The IBM Model M keyboard is widely considered a bit of a classic. Manufactured from 1984 until the late 90s it is today much sought after by keyboard aficionados owing to its robust build quality, retro looks and of course superlative typing haptics.
I was fortunate enough to purchase one in 2003 at a corporate clearout for the princely sum of £3. I decided not to use it owing to my existing keyboard which was serving me perfectly well. Since then I’ve gone through a myriad array of keyboards including a very much beloved Microsoft Natural keyboard and the small but powerful Happy Hacking Lite.
Following my switch from Arch Linux to the Mac my keyboard tastes became less choosy. I switched to Apple’s range of keyboards. And whilst they are very good I have found my typing accuracy to have gone down with time.
I chalked it up to old age until I stumbled on the excellent deskthority keyboard forum where members reported that different keyboard switches respond at different speeds thus affecting response time and hence the number of typos. This seems to be especially true if a user learnt to type on one type of switch and subsequently switched to another one.
With a light bulb on in my head I recalled my boxed and unopened IBM Model M still sitting in the store room and decided to give it a whirl.
Without further ado, here it is. A brand new, unopened IBM Model M:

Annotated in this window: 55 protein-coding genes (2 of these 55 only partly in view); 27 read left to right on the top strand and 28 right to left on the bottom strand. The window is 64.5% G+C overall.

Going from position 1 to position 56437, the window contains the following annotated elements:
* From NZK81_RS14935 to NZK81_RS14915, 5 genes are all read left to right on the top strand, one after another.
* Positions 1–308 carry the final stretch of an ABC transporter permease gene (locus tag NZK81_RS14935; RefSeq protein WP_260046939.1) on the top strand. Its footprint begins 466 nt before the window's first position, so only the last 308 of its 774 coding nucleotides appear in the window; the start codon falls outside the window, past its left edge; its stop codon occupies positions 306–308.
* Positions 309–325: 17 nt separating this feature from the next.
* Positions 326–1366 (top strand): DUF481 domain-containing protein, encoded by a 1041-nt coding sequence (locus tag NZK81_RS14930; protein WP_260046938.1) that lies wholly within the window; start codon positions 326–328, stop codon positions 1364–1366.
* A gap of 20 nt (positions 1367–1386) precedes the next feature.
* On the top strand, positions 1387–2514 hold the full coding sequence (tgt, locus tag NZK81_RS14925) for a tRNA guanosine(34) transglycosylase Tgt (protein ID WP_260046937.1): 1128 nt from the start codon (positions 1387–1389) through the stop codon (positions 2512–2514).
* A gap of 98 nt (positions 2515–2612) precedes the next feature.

The big question is of course how is it in use?
Well it’s loud. Nearly as loud as a type writer if I’m being honest. I have to keep the study door closed at night for fear of waking my kids and as far as using it in the office – that is very much out of the question since the clickety-clack borders on anti-social!
My typing speed and accuracy have certainly gone up according to typeracer which puts me at about 90-100 words per minute with the Apple Alumin(i)um keyboard and at 100-110 wpm with the Model M.
I find that surprising since firstly I’m very used to Apple’s keyboards and secondly the Model M keys do require more effort to press, especially the spacebar which thunks like a type writer carriage return!
But the stats above being what they are I’m willing to give this keyboard a shot despite the amount of desk real estate it consumes and its less conventially attractive appearance.
Despite its foibles the Model M just so happens to be extremely satisfying to type on. I mean really, it’s ridiculously good fun. Certainly about as much fun as typing at a computer gets anyways!
Since the keyboard lacks a Windows/Command key I had to remap Ctrl, Alt and Caps Lock to more closely resemble the Happy Hacking Keyboard layout which works very well and took very little getting used to: